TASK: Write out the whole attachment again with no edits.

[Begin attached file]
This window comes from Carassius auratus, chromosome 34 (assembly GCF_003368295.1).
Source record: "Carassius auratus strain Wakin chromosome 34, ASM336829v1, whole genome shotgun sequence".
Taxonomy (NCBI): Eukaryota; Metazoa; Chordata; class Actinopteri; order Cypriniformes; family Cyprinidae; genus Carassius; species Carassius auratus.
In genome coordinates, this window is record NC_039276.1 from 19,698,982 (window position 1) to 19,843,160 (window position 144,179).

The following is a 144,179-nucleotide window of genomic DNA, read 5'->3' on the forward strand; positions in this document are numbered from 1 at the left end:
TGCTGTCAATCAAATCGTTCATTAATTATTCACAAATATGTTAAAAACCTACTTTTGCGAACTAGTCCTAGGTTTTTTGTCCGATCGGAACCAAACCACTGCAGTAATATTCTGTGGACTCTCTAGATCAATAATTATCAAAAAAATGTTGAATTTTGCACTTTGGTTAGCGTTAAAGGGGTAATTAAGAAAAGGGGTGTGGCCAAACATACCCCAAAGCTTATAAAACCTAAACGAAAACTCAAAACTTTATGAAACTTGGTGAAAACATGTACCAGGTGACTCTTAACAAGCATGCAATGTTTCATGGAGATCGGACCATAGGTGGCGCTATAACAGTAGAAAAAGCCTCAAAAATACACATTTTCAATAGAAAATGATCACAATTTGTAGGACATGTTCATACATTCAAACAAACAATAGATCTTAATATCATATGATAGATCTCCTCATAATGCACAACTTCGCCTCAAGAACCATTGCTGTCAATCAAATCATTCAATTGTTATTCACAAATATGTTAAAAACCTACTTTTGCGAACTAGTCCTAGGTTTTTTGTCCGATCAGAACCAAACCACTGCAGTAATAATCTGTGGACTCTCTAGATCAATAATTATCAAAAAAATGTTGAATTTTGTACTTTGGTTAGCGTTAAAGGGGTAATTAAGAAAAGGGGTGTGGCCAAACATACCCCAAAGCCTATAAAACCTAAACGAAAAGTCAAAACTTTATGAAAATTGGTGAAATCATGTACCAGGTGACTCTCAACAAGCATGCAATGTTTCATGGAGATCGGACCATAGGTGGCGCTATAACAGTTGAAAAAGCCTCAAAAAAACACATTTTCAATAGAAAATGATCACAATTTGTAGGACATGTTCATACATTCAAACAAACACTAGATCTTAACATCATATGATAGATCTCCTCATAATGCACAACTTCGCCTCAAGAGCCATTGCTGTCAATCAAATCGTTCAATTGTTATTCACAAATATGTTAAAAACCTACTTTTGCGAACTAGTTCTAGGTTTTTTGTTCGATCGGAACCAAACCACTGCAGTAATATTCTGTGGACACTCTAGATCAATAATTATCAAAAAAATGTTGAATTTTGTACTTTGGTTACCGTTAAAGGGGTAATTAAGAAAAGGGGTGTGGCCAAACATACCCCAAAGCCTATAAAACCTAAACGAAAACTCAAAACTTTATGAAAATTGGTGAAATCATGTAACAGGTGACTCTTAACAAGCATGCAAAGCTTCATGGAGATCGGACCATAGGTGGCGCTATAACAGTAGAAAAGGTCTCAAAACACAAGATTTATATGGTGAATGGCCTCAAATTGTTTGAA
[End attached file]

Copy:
This window comes from Carassius auratus, chromosome 34 (assembly GCF_003368295.1).
Source record: "Carassius auratus strain Wakin chromosome 34, ASM336829v1, whole genome shotgun sequence".
Taxonomy (NCBI): Eukaryota; Metazoa; Chordata; class Actinopteri; order Cypriniformes; family Cyprinidae; genus Carassius; species Carassius auratus.
In genome coordinates, this window is record NC_039276.1 from 19,698,982 (window position 1) to 19,843,160 (window position 144,179).

The following is a 144,179-nucleotide window of genomic DNA, read 5'->3' on the forward strand; positions in this document are numbered from 1 at the left end:
TGCTGTCAATCAAATCGTTCATTAATTATTCACAAATATGTTAAAAACCTACTTTTGCGAACTAGTCCTAGGTTTTTTGTCCGATCGGAACCAAACCACTGCAGTAATATTCTGTGGACTCTCTAGATCAATAATTATCAAAAAAATGTTGAATTTTGCACTTTGGTTAGCGTTAAAGGGGTAATTAAGAAAAGGGGTGTGGCCAAACATACCCCAAAGCTTATAAAACCTAAACGAAAACTCAAAACTTTATGAAACTTGGTGAAAACATGTACCAGGTGACTCTTAACAAGCATGCAATGTTTCATGGAGATCGGACCATAGGTGGCGCTATAACAGTAGAAAAAGCCTCAAAAATACACATTTTCAATAGAAAATGATCACAATTTGTAGGACATGTTCATACATTCAAACAAACAATAGATCTTAATATCATATGATAGATCTCCTCATAATGCACAACTTCGCCTCAAGAACCATTGCTGTCAATCAAATCATTCAATTGTTATTCACAAATATGTTAAAAACCTACTTTTGCGAACTAGTCCTAGGTTTTTTGTCCGATCAGAACCAAACCACTGCAGTAATAATCTGTGGACTCTCTAGATCAATAATTATCAAAAAAATGTTGAATTTTGTACTTTGGTTAGCGTTAAAGGGGTAATTAAGAAAAGGGGTGTGGCCAAACATACCCCAAAGCCTATAAAACCTAAACGAAAAGTCAAAACTTTATGAAAATTGGTGAAATCATGTACCAGGTGACTCTCAACAAGCATGCAATGTTTCATGGAGATCGGACCATAGGTGGCGCTATAACAGTTGAAAAAGCCTCAAAAAAACACATTTTCAATAGAAAATGATCACAATTTGTAGGACATGTTCATACATTCAAACAAACACTAGATCTTAACATCATATGATAGATCTCCTCATAATGCACAACTTCGCCTCAAGAGCCATTGCTGTCAATCAAATCGTTCAATTGTTATTCACAAATATGTTAAAAACCTACTTTTGCGAACTAGTTCTAGGTTTTTTGTTCGATCGGAACCAAACCACTGCAGTAATATTCTGTGGACACTCTAGATCAATAATTATCAAAAAAATGTTGAATTTTGTACTTTGGTTACCGTTAAAGGGGTAATTAAGAAAAGGGGTGTGGCCAAACATACCCCAAAGCCTATAAAACCTAAACGAAAACTCAAAACTTTATGAAAATTGGTGAAATCATGTAACAGGTGACTCTTAACAAGCATGCAAAGCTTCATGGAGATCGGACCATAGGTGGCGCTATAACAGTAGAAAAGGTCTCAAAACACAAGATTTATATGGTGAATGGCCTCAAATTGTTTGAA